Asbury Manual Labor School
|Asbury Manual Labor School|
|Building Style||Cottage Plan|
|Location||North Fork Town, OK (near Eufala)|
Opened as a mission school by the Presbyterian church in 1849 in the Creek town of North Fork Town, Oklahoma. The site chosen in 1848 for the school was an 80-acre farm at North Fork Town, near what is now Eufaula, OK. About 30 acres was fenced. Included on the property was a 20 square foot house with porch and kitchen, a stable, chicken house and a few fruit trees. The site and these improvements cost $300.
The first classes were held in the log house on August 8, 1848, with the Reverend W. S. Cobb as teacher in the log house that already existed on the property. The classes continued in the log house until the new buildings were ready to use in 1850. A stone and brick building 110 feet long, 34 feet wide and three stories high was built with materials shipped by boat from Louisville, via the Arkansas River, then overland to the site by ox-drawn wagons. The U.S. Government paid $5,000 from the funds appropriated for the Creeks under a treaty in 1845, and the balance of the total cost of $9,169 was paid by the Board of Missions of the M. E. Church, South. The building contained 21 rooms, large halls and would accommodate 100 students and the faculty. In 1848 the annual report to the IMC records that there were 30 Creek students, one local preacher, 24 white teachers and staff and a small balance of $6.75 on hand. The school continued to be maintained by the Creek’s appropriated funds.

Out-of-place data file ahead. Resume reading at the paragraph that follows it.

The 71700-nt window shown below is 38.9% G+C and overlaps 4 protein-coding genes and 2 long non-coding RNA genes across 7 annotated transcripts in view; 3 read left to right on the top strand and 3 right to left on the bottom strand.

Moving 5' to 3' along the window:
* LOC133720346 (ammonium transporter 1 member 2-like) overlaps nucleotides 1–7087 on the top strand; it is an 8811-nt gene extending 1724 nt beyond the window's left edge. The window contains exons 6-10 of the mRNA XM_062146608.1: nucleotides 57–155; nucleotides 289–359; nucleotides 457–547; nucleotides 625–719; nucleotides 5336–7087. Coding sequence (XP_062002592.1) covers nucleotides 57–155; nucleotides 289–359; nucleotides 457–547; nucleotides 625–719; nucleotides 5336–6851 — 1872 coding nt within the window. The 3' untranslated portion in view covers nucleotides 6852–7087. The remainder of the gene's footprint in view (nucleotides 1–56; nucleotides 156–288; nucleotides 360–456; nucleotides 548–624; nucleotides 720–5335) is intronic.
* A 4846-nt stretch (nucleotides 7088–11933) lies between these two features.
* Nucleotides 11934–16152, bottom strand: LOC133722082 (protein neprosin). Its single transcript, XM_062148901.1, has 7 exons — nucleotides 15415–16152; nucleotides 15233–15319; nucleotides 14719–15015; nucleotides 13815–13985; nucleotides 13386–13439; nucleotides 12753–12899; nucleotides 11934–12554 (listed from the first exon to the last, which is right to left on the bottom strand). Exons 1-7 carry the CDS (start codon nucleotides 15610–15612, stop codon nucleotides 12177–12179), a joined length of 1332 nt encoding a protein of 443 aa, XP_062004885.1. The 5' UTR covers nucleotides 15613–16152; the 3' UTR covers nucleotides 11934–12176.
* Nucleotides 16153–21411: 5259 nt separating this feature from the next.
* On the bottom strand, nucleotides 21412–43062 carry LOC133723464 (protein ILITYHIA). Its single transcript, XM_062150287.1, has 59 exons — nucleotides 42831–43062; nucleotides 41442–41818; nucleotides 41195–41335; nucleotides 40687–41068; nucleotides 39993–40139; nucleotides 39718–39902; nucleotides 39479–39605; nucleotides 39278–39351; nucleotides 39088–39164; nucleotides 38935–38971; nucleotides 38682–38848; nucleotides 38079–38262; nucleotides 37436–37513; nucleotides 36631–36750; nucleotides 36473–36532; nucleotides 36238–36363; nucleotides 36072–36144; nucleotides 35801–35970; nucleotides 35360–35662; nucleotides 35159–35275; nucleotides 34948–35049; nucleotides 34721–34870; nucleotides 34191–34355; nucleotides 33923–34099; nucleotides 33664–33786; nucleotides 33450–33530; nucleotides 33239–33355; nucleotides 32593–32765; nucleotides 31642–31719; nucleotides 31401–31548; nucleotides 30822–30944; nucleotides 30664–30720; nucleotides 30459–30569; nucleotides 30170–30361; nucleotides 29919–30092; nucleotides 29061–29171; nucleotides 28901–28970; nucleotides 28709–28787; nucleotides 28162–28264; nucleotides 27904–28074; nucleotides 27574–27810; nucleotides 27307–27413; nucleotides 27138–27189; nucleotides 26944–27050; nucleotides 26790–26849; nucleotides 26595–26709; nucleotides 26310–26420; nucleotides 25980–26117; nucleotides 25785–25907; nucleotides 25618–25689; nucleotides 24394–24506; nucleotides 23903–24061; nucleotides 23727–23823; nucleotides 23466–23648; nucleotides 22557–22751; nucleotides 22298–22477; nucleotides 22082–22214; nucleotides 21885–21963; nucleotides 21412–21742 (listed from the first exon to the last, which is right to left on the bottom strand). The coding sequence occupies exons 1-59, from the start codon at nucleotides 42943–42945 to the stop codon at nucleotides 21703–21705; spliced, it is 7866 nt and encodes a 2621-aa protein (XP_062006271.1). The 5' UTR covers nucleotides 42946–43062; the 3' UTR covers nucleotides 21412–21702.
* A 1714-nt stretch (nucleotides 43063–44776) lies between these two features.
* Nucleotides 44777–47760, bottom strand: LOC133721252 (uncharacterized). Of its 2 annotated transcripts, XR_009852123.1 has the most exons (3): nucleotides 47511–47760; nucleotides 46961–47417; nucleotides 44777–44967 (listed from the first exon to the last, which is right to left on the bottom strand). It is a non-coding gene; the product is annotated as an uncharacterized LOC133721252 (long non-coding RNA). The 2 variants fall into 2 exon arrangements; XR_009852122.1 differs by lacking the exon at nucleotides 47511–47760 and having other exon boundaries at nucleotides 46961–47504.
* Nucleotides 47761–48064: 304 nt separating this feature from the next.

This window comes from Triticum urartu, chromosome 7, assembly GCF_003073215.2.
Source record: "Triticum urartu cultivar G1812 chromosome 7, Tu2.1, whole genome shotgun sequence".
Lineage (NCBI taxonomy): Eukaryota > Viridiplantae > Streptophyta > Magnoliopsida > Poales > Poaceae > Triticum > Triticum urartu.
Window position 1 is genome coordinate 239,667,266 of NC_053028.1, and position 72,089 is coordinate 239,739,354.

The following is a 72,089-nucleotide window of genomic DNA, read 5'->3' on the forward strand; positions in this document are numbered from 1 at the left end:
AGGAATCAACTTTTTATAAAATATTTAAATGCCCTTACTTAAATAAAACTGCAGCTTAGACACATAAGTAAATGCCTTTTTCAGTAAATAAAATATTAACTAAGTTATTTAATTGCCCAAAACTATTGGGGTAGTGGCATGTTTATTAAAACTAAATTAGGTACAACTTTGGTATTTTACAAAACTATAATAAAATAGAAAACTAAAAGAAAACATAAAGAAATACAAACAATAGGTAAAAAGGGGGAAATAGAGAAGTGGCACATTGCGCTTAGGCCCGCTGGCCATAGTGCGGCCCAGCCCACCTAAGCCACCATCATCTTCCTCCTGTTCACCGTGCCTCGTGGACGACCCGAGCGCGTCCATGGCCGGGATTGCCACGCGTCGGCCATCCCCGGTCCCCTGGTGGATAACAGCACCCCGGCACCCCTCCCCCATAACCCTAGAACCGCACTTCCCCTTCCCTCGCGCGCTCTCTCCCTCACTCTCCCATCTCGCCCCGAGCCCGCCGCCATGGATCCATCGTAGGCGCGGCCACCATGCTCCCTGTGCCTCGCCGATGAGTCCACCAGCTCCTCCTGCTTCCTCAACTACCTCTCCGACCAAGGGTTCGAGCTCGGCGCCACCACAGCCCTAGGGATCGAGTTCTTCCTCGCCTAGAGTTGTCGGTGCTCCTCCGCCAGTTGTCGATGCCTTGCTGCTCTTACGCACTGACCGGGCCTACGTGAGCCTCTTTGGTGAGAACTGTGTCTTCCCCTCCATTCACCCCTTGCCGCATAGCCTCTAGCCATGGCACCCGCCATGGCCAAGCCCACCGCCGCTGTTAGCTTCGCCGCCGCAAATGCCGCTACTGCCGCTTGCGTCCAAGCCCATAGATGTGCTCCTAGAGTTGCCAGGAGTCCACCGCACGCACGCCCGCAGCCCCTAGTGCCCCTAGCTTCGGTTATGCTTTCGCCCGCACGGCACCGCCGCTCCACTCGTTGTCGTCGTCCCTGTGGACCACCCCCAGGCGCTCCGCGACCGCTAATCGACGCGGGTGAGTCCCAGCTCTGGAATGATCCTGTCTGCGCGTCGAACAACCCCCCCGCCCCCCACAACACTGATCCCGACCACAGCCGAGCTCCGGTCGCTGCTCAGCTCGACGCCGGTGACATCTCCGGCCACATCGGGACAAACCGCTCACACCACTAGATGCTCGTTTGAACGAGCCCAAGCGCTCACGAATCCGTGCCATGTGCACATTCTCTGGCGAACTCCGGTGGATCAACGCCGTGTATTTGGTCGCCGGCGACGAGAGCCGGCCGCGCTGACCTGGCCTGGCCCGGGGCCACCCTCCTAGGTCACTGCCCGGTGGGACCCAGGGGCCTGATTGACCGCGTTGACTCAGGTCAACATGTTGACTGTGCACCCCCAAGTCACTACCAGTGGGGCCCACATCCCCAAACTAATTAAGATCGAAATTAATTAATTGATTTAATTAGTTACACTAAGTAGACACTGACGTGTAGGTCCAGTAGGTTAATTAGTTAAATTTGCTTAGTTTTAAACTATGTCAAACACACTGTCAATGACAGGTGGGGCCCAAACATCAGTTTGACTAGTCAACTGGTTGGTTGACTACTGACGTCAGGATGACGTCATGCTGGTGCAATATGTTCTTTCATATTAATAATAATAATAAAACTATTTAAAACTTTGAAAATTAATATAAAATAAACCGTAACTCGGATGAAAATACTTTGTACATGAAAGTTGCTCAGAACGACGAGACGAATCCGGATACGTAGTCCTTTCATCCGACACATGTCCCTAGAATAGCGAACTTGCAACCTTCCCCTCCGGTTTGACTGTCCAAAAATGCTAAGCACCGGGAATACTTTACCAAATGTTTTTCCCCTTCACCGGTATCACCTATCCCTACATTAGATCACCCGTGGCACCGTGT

The Civil War and Reconstruction was devastating to Indian Territory. Rev. Thomas Bertholf was appointed Superintendent of Asbury school that had been destroyed in the war. Through Creek Chief, Samuel Checote, he secured an appropriation of $6,000 from the U.S. government for the task of rebuilding and reopening the school. Bertholf did not live long enough to accomplish the task. John Harell was then appointed superintendent of the Mission. In 1868 the main building was destroyed by fire. Using his considerable influence with the Creeks and government officials, Rev. Harrell had new buildings built and the school reopened in 1870.
The school burned in 1881 and again for the final time in 1887, never to reopen. Rev. Thomas Bertholf, and Rev. John Harrell, both of whom died during their administrations, were buried on the school grounds. When the present day Lake Eufaula was built the cemetery was relocated to Eufaula’s Greenwood Cemetery and the old school site and cemetery disappeared under the waters of the new lake.
The town became mostly abandoned when a railroad line was built just northwest of there in 1873, and by 1893 the post office for the area was closed in favor of opening one in the town of Eufala which was forming along the railroad.